On Surrounding – Jeremy Stewart

A collaboration between the Critical Poetics Research Group and Nottingham Contemporary, featuring international guest speakers, the Five Bodies series of critical-creative workshops provides a new platform for debate, collaboration and innovation, exploring the relationship between creative and critical theory and practice.

In this piece, writer and musician Jeremy Stewart reflects on how Simone’s White’s recent workshop ‘On Surrounding’ has shaped his thoughts on music, poetics and spiritual experience.


Drawing of Cecil Taylor by Erin Arding Stewart


It was an extraordinary privilege to participate in Simone White’s workshop ‘On Surrounding,’ which gave me a lot to think (and write) about. White opened by speaking about how critical poetics resolves academic questions around knowing and poetry, characterizing poetics as ‘how the thing got made.’ To give the workshop participants a chance to introduce themselves, and to get us writing, White asked us to ‘tell the story of how you realized something critical could only happen in a poetic region, or vice versa.’ This exercise inspired a reflection on the philosophical Law of Identity, which is part of the fundamental basis for formal logic:

consumed by love & by grief
resolved that in a mode of rejoicing
as witness to a miracle
that will only happen once poetry is to me
expressing this in a form where A
is never only A but no one
demands that A=A because both
have been overshadowed

The Law of Identity is the logical rule that dictates that a thing is identical with itself. In this fragment of a poem I follow a current of thought, with Heraclitus, that rejects the Law of Identity, on the grounds that a real thing is never self-identical because when we identify a thing, it’s always a reduction. To insist on a stable identification is to cut each ineffable thing from its irreducible reality. In its fidelity to the particular, poetry allows the thing itself to mean more than anything that could be said about it, while what is said becomes its own new thing with its own intrinsic value. Or, at least, such was the substance of my meditation.

When I use the word ‘overshadowed’ in the preceding fragment, I am thinking of the word as it is used in the gospels, when the angel tells Mary that ‘the power of the Most High will overshadow you’ (Luke 1:35 NRSV): an ultimate power supersedes the rules of reality as they are understood. In my fragment, something overshadows the demand for logical order; whether the thing doing the overshadowing is poetry, or some ineffable reality, remains ambiguous. This precise ambiguity is, for me, ‘something critical [that] could only happen in a poetic region, or vice versa’—the ‘or’ does not eliminate the other possibility but shows how it modulates the critical and the poetic by turns. The refusal to impose an artificial separation of the critical and the poetic submits each of these registers to a higher order of (poetic and critical) reality.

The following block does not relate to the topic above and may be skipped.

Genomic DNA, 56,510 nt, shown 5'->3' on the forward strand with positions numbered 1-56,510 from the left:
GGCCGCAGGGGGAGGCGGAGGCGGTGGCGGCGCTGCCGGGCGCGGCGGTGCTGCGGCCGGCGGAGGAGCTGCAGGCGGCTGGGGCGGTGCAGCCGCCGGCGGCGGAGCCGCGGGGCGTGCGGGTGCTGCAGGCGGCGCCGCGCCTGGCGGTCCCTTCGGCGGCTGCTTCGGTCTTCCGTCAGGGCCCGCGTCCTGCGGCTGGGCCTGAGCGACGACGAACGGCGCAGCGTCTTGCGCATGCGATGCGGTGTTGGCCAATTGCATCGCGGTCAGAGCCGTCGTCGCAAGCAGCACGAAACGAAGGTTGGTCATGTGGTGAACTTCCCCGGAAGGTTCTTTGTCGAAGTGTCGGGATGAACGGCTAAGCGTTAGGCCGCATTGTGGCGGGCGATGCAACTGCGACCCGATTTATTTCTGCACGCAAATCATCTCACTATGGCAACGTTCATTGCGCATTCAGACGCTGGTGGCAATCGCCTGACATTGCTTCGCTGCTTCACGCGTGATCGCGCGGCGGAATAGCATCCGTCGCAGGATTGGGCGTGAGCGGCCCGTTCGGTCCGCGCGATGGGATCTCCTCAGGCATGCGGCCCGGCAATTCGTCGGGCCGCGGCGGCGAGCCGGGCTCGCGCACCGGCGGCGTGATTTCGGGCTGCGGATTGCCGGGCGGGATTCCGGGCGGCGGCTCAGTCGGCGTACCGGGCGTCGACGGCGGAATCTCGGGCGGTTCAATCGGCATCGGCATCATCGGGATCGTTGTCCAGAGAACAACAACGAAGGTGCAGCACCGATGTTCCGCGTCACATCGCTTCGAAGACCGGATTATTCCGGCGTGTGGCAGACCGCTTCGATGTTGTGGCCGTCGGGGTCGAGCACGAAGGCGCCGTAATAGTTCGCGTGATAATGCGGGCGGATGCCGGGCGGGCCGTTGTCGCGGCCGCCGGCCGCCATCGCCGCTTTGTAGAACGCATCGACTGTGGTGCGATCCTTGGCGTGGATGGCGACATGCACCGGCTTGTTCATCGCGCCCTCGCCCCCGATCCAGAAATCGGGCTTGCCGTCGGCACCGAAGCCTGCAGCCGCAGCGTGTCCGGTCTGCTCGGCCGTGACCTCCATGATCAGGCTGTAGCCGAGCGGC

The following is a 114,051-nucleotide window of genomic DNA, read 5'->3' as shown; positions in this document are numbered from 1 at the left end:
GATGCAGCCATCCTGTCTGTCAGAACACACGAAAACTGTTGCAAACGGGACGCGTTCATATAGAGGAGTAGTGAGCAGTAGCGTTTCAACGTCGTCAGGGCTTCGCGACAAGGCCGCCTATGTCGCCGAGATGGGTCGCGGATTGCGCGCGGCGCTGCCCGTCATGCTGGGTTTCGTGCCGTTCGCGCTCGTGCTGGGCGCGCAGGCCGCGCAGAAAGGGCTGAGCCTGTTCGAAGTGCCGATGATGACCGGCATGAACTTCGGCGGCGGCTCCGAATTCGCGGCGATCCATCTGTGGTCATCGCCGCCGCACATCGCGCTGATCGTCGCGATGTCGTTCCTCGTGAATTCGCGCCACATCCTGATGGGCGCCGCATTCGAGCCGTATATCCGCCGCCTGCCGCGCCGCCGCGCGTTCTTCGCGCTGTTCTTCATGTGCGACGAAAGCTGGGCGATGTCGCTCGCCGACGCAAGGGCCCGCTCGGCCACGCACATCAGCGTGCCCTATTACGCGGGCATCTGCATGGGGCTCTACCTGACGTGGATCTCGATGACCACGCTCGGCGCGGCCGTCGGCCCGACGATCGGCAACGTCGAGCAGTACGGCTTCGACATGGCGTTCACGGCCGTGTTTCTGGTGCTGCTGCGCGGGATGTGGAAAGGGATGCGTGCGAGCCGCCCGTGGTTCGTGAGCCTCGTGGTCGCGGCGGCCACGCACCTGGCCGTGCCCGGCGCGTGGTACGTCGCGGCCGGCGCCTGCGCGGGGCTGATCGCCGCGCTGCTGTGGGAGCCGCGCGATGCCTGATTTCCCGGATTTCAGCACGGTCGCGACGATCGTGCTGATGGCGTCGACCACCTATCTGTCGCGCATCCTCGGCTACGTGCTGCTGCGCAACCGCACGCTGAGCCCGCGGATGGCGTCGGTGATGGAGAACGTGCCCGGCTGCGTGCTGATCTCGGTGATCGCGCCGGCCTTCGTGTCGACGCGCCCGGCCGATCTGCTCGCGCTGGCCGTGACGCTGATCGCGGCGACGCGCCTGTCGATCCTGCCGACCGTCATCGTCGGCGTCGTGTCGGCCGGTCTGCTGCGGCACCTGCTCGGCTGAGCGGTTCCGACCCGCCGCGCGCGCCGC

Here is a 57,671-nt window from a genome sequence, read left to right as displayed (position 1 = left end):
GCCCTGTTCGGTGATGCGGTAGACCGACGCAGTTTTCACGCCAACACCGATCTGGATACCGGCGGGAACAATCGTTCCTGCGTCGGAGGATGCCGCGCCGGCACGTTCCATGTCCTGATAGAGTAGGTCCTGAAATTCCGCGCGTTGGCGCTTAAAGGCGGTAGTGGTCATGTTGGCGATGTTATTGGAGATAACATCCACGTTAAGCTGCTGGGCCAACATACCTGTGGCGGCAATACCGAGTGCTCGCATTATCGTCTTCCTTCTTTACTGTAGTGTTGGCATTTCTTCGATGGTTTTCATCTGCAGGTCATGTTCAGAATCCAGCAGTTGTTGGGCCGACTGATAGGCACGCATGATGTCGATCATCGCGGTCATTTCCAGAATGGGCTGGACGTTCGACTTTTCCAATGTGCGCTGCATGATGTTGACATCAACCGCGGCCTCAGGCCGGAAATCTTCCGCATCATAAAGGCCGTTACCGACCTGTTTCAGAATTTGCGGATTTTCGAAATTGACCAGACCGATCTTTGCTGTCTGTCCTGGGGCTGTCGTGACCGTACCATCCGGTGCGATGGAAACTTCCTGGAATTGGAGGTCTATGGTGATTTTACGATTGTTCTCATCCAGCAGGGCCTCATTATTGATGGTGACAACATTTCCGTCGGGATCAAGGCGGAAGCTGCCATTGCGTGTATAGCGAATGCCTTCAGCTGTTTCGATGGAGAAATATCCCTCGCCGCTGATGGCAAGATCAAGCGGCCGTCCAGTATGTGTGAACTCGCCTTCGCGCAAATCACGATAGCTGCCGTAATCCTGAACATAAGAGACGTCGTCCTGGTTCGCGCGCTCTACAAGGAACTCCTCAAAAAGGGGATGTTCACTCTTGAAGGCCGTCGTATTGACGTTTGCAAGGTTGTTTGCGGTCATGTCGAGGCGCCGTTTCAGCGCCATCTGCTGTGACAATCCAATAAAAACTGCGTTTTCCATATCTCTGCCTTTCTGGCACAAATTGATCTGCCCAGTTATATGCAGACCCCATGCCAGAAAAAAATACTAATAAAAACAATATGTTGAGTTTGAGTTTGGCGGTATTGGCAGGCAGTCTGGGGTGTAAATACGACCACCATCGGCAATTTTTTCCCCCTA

After the introductory exercise, White then offered a brief but illuminating discussion of her own project on critical poetics – one that involves the hip hop music style known as ‘trap.’ She discussed the theme of freedom in terms of the conversation on Black liberation in the United States and its cultural expression in music. White spoke of Fred Moten and the drive towards freedom; Nathaniel Mackey discussing Black music as an ideal possibility, always through the lens of jazz; and Amiri Baraka’s idea that jazz is transcendental. White’s assessment was that, given the status of jazz music in popular culture, its critics and theorists are no longer ‘leading the conversation.’ To explore themes of freedom, ideality, and transcendence in a way that is relevant to her own experience, White turns her attention to trap music, exemplified by the ‘mumble rap’ artist Chief Keef.

Jazz music has been of immense importance to me as a listener and a musician, and the music is inseparable in my mind from an understanding of the music. By this I mean that, for me, how one conceives of the music—in terms of musical structure, performance decisions, and as cultural intervention—powerfully conditions what may be heard. When I hear jazz, I’m listening for ‘how the thing got made,’ which is clearly not just an artistic inquiry, but a historical and social one. For years, I’ve been turning over in my head a panel discussion that took place at Bennington College, Vermont, in 1964. One of the panelists was the profoundly important jazz pianist Cecil Taylor. In this conversation, Taylor makes a powerful argument for jazz music as inseparable from Black experience, for its genesis and continuance:

I’m saying that people who are enmeshed in situations of subjugation and have to live, have to find ways to project their dignity as human beings – in spite of all the efforts of those around them to degrade them – I’m saying that this music is the manifestation of the dignity in the life that has always been present.

Looking back to 1964 from 2021, it’s difficult not to hear jazz in the context of its retreat to the status of a conservatory art, regardless of incontestable successes in retaining its vital challenge. The reality of Black experience is greater than any attempt to reduce it to a question of contemporary relevance. Nor can the diffusion of jazz music through the world subtract anything from the transformative glory of its expression of Black experience; one demanding question, which I will not try to answer here, might be to ask whether that diffusion can add anything to it. Trap music, meanwhile, certainly fulfills the promise of a music like Taylor describes – manifesting ‘the dignity in the life that has always been present’ – and, through ‘how the thing got made,’ as much as by its sheer sonics, does so against the backdrop of the Black American struggle as it is lived in the 21st century.